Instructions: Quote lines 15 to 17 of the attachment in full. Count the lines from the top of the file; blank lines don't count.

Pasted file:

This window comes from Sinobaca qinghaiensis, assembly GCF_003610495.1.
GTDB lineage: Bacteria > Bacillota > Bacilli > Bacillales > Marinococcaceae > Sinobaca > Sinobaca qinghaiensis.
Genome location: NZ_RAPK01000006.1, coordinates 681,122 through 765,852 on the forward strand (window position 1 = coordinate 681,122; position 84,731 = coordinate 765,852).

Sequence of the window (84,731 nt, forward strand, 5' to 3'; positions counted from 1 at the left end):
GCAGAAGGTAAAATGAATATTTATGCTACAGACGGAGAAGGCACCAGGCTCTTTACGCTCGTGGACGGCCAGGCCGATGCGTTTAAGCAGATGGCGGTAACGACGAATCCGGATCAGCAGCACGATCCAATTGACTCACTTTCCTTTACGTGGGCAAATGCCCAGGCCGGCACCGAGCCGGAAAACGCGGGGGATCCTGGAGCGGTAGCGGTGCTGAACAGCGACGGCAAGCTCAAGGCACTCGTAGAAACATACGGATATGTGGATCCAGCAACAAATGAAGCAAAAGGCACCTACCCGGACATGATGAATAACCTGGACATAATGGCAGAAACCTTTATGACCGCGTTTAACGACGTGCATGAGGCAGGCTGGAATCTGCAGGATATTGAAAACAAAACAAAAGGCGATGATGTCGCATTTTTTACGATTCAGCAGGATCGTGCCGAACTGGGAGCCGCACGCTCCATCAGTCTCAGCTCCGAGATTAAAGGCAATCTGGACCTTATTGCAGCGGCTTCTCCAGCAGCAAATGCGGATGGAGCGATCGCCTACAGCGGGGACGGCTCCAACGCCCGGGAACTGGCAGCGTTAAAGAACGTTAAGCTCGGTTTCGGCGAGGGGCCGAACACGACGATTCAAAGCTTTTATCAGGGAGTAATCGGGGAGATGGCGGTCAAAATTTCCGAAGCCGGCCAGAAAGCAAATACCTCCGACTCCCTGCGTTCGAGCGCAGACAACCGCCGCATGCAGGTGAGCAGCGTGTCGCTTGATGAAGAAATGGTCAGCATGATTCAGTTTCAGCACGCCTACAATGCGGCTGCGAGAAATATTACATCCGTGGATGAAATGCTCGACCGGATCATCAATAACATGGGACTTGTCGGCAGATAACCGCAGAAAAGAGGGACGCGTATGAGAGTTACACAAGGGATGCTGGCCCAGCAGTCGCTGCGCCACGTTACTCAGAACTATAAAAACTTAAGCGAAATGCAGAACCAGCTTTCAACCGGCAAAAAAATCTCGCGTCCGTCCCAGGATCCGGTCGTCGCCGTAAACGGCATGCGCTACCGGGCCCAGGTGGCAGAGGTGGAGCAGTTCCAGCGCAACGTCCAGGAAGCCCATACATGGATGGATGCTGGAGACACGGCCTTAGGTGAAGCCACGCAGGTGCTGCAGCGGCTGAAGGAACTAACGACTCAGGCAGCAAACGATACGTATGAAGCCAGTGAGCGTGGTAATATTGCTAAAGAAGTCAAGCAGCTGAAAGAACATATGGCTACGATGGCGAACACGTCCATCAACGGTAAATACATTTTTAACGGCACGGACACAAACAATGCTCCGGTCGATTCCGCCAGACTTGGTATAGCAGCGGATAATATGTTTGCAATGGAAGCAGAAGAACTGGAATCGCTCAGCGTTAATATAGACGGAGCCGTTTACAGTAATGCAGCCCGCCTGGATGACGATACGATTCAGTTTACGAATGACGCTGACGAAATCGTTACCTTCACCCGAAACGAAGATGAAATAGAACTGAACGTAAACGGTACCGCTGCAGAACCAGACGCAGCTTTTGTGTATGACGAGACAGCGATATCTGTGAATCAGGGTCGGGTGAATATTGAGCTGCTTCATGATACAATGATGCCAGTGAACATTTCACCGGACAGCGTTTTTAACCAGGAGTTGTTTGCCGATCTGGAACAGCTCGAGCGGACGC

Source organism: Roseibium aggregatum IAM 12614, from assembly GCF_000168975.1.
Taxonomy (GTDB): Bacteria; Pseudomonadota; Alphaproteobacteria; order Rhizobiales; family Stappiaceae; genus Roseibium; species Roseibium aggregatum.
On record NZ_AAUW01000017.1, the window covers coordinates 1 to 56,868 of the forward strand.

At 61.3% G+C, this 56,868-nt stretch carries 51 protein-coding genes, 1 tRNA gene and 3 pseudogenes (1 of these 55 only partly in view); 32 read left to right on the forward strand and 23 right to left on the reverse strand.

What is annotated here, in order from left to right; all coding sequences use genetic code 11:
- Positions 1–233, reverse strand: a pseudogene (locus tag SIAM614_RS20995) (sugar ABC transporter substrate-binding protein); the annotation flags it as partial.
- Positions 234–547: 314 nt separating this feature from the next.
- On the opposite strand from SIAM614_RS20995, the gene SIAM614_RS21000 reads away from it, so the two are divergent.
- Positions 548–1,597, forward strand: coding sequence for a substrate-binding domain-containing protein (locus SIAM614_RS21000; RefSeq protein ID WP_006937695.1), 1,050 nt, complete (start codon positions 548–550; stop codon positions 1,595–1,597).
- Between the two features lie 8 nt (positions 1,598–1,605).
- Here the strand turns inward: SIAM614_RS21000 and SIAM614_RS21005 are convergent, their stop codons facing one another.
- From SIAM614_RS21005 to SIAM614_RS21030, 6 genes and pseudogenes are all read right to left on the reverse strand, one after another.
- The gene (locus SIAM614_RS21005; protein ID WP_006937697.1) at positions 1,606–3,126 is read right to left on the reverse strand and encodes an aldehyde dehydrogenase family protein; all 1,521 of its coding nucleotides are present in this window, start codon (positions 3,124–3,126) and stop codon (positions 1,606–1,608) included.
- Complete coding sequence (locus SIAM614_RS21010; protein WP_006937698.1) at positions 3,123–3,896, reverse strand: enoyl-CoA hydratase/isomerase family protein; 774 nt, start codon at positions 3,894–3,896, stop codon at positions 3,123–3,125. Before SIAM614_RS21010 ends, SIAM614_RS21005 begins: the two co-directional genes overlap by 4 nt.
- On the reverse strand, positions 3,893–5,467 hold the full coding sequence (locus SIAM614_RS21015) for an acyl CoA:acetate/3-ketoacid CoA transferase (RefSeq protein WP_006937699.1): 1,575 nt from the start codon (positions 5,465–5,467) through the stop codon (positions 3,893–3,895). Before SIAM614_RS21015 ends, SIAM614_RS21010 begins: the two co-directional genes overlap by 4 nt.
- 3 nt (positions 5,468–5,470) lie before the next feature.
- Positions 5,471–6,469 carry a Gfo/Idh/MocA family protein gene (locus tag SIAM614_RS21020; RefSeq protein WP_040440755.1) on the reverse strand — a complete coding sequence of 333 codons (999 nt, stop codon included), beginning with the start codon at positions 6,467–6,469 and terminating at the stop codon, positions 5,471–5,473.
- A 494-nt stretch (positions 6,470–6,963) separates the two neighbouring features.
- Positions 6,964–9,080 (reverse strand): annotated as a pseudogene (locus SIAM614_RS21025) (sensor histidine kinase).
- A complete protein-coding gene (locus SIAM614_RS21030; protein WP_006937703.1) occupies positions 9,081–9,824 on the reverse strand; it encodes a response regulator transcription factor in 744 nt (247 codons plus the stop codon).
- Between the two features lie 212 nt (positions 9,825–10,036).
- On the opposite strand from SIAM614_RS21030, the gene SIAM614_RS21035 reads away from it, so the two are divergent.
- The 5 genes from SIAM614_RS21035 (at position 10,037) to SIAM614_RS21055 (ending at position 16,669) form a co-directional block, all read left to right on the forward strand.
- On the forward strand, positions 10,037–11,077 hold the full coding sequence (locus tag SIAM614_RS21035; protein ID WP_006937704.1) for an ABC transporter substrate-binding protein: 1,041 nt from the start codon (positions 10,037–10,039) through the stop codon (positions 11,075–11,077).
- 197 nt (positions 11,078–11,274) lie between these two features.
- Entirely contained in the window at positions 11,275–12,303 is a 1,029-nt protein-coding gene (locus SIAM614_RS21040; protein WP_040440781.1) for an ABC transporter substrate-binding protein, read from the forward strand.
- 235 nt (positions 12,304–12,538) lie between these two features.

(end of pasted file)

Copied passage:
- Between the two features lie 8 nt (positions 1,598–1,605).
- Here the strand turns inward: SIAM614_RS21000 and SIAM614_RS21005 are convergent, their stop codons facing one another.
- From SIAM614_RS21005 to SIAM614_RS21030, 6 genes and pseudogenes are all read right to left on the reverse strand, one after another.